Answer by Chris Baskerville, Business Builder, Corporate Reconstruction, Insolvency Specialist, on Quora,

As a specialist Insolvency Practitioner, with over 11+ years experience in winding up businesses, I would say that the following warning signs are consistent with your employer 'going broke'.

Some of the warning signs may not be obvious to employees who are not in the accounting or finance departments.

For ease of reference, I have segregated the warning signs into General and Financial warning signs:

General warning signs:

  • Your superannuation (or 401K), although deducted from your payslip, is not actually being remitted to your superannuation fund.
  • Rapid and/or unforeseen staff redundancies.
  • Irregular movements of company assets. In particular, movements of assets that may appear to be for the benefit of the director(s), rather than the company as a whole. This sign is also consistent with a director getting ready to open another similar business, using your company's assets.
  • Suppliers placing the company on 'stop credit' or who will only do business on a 'cash-on-delivery' basis.
  • The company is receiving demand letters from multiple legal firms, chasing payment of bills.
  • The CEO and CFO are stressed out and in closed door meetings more often than they normally do.
  • The CFO and other key employees (particularly in the accounting and finance departments) resign all of a sudden.
  • The company cannot afford pay rises, even if only increasing wages by the Consumer Price Index (circa 3% and varies from country to country).

Financial warning signs:

  • The company no longer has a good relationship with their present bank. In other words, your employer is looking for a new credit provider.
  • 'Special' arrangements are made with suppliers. Some arrangements may involve an exchange of assets rather than cash to pay bills and continue supply.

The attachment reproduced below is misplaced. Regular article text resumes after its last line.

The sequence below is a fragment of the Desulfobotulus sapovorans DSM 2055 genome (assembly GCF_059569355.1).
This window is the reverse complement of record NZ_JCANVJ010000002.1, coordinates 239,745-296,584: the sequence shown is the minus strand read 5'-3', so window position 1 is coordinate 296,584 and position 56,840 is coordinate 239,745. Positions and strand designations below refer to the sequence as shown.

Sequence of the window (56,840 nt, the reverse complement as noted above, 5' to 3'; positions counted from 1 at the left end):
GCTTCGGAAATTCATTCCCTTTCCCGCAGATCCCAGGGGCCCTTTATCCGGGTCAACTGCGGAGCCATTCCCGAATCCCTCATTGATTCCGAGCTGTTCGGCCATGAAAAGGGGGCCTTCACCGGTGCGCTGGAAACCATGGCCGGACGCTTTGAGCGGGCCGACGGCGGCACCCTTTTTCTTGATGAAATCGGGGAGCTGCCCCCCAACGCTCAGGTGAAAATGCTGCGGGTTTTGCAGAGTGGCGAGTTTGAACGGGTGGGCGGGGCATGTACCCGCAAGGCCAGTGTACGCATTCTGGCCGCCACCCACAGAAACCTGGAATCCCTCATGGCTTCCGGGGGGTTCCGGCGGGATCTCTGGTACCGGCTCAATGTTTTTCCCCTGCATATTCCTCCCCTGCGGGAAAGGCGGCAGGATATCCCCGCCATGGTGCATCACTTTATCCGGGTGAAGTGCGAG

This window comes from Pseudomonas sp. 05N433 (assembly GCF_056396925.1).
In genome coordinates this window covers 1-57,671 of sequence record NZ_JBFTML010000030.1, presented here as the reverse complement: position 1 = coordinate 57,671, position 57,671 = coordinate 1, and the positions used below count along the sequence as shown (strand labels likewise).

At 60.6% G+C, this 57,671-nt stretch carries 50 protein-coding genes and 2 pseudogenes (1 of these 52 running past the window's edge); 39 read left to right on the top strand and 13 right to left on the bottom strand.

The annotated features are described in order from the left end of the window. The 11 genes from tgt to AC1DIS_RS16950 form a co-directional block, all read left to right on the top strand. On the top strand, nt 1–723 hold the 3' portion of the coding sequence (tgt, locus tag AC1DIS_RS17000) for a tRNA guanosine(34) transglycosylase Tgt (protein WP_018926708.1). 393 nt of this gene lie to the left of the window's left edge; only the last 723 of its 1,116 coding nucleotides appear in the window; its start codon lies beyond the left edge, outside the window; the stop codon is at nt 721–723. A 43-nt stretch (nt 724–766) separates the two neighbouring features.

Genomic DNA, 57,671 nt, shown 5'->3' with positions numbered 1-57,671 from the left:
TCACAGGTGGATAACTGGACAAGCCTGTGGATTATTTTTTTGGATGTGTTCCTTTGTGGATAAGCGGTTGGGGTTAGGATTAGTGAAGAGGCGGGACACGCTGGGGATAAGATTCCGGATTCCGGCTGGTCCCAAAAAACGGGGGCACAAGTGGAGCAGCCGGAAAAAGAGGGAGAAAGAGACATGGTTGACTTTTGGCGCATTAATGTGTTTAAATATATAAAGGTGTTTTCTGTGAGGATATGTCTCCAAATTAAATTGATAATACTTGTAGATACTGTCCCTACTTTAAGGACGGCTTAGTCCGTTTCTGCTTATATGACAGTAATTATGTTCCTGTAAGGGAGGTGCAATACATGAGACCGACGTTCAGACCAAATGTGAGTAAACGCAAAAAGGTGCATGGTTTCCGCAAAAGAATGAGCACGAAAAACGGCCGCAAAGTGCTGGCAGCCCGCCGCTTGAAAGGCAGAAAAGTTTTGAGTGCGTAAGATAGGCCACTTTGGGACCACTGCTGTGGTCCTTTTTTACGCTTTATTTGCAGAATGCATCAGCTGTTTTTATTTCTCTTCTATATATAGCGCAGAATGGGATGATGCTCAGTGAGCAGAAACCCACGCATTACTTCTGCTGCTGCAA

• Your suppliers' accounts are being paid outside of credit terms. Supplier accounts outside 90 days are generally not within commercial terms.
  • Your employer pays their suppliers in round figures which do not reconcile to specific invoices.
  • Your employer is bouncing checks (i.e. writing checks for which there are no funds and so the bank rejects them).
  • Your employer is giving a check that is dated at a future date to be drawn on. This means that your employer does not have the cash 'today' for the check to be valid.
  • Continual trading losses. Trading losses have to be funded somehow. Usually, by some form of short term debt.
  • Overdue federal and state taxes.
  • Liquidity ratio (current assets divided by current liabilities) of less than 1, indicating you have more short term debt than the necessary cash and receivables to pay such debt.
  • Your employer cannot raise any more equity capital.
  • Your employer has no access to alternate debt funding.
  • Inability to produce timely and accurate financial reports.

The above list has been compiled from my own observations and from incorporating one of the most prominent insolvency cases where the judgement listed out the 'indicators of insolvency' (ASIC -v- Plymin (2003))[see paragraph 386 below].

The other element to consider here is that you cannot take any one (1) sign in isolation to form the opinion that your employer is 'going broke'. You need to consider a 'cluster' of information.

When Insolvency Practitioners conduct investigations, especially to pin-point the exact day that a company became insolvent, we try to prove as many of the elements outlined above. We look for financial and non-financial signs which paint a picture as to the status of the company as a whole.

What also must be considered is the difference between 'insolvency' (which is an inability to pay bills on time) versus 'temporary liquidity issues' (for instance, expanding a business to a new geographical location, for a future economical benefit, may absorb substantial cash commitments in the short term, meaning a temporary shortage of cash/receivables to pay current bills).

Proving insolvency is a cash flow test, rather than a balance sheet test.

In effect, you need to consider the 'commercial realities' of a situation and look at a cluster of information to consider whether your employer is 'going broke'.

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